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View Diary: The Inside Story of a Disability Scammer (139 comments)

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  •  They should have to work (7+ / 0-)

    with all the people they decide are scammers.  My niece is obviously disabled, mentally ill and mentally challenged.  It took about 15 years to get her on disability with many agencies helping her apply at least 6 times.  Her own sister hates her with some good reason, insists that she can work.  Every time she repeats this I ask her if she would hire her. Of course she says no. I propose that due to the cutting of social services all business have to hire the people who need help at a ratio of 10 workers to one un-hirable.  Watch how fast these services increase in monetary aid.

    Everyone! Arms akimbo! 68351

    by tobendaro on Tue May 27, 2014 at 03:46:57 AM PDT

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    •  That's pretty harsh. A study showed that 40% (1+ / 0-)
      Recommended by:
      HeyMikey

      of schizophrenics who were given paid work showed improvements in their symptoms. Integration into society is part of any successful treatment program. I guess you think the mentally ill should all be kept locked away behind closed doors? Of course, it takes good support programs to keep the mentally ill in jobs, but I'm not sure why SSDI is considered a worthwhile expenditure and programs that get good results are not.

      •  I have a son (3+ / 0-)
        Recommended by:
        Brooke In Seattle, antirove, HeyMikey

        with schizophrenia.  Like I said, anyone who thinks everyone can work needs to provide the jobs and work with those they would deny help.  That will get programs funded very quickly.  Are you denying that some people with mental illnesses are unable to work? Of course many benefit from work programs but those are being cut too.  My solution is to make laws that every employer must employ handicapped people since we don't, as a country, seem to want to help them in other ways.  

        Everyone! Arms akimbo! 68351

        by tobendaro on Tue May 27, 2014 at 04:29:27 AM PDT

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      •  Not all schizophrenics are equal (4+ / 0-)

        My sister is schizophrenic but also has profound disability. A once smart and brilliant girl's mind was so damaged by her early episodes that she now has the functionality of a ten year old.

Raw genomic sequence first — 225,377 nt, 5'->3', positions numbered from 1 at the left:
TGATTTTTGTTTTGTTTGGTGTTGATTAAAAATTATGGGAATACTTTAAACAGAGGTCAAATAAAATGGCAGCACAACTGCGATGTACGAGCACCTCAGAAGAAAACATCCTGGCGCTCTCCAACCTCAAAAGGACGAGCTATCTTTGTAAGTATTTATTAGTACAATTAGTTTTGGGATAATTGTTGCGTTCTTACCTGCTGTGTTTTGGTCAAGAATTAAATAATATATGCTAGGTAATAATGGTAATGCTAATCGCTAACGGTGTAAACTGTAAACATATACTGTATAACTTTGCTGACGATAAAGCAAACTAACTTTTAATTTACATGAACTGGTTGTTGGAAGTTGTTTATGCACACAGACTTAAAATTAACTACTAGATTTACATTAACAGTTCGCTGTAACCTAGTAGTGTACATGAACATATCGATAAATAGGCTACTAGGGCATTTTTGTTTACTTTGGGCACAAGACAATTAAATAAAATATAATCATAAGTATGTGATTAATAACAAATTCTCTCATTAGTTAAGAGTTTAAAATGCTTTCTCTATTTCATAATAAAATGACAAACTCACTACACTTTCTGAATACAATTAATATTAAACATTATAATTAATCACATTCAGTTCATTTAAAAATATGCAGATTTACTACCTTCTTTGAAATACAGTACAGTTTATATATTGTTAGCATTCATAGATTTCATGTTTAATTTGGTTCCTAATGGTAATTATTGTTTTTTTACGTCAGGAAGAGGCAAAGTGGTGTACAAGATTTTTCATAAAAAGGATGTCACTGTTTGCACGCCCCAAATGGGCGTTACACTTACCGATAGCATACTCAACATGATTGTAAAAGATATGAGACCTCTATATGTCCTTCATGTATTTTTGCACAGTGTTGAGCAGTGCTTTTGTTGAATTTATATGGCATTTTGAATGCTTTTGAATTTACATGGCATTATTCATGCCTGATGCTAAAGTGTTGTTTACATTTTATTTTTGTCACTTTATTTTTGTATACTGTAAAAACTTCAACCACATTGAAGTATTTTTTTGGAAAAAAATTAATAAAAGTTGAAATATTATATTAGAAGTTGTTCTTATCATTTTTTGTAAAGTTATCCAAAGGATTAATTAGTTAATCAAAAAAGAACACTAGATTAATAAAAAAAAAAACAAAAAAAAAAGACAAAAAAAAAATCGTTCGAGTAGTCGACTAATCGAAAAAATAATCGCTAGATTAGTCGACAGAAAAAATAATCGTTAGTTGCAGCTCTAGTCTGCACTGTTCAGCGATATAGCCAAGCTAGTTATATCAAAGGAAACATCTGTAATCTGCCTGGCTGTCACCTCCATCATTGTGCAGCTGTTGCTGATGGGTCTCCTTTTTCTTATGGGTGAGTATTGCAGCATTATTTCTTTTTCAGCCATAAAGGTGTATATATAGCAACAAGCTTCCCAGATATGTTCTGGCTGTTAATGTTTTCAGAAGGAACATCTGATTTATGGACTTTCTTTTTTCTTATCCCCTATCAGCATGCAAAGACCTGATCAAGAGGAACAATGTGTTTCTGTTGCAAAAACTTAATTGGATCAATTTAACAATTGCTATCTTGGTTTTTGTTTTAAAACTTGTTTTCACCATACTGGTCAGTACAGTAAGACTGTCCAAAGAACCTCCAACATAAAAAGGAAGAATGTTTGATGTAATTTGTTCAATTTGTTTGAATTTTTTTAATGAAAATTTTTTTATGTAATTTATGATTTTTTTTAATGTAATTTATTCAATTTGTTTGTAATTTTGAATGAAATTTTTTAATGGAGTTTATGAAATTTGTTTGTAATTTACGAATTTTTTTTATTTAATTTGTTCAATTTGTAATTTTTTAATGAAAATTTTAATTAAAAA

A schizophrenic who obtained the needed treatment before multiple major episodes may not have that loss of function, and they may absolutely benefit from the stability of a career.

        The Cake is a lie. In Pie there is Truth. ~ Fordmandalay

        by catwho on Tue May 27, 2014 at 07:26:29 AM PDT

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      •  "given paid work" is not always available (1+ / 0-)
        Recommended by:
        Cassandra Waites

        and you don't speak of the support services needed for them to work.

        Yes, work can be affirming and can help stabilize people with severe mental illnesses but it is often hard to find jobs that will accommodate people's disorders.

        But your study is limited to those who could do paid work — and only 40% of this hand picked group did better. Furthermore the "work" could have not provided sufficient compensation to allow them to survive without supplementation.

        Don't use this to generalize.

        None of this says that some individuals can't be incredibly successful at even high level jobs. I know of a number of graduate level professors with schizophrenia and Bipolar disorders.

        I'm asking you to believe. Not in my ability to bring about real change in Washington ... *I'm asking you to believe in yours.* Barack Obama

        by samddobermann on Tue May 27, 2014 at 02:53:49 PM PDT

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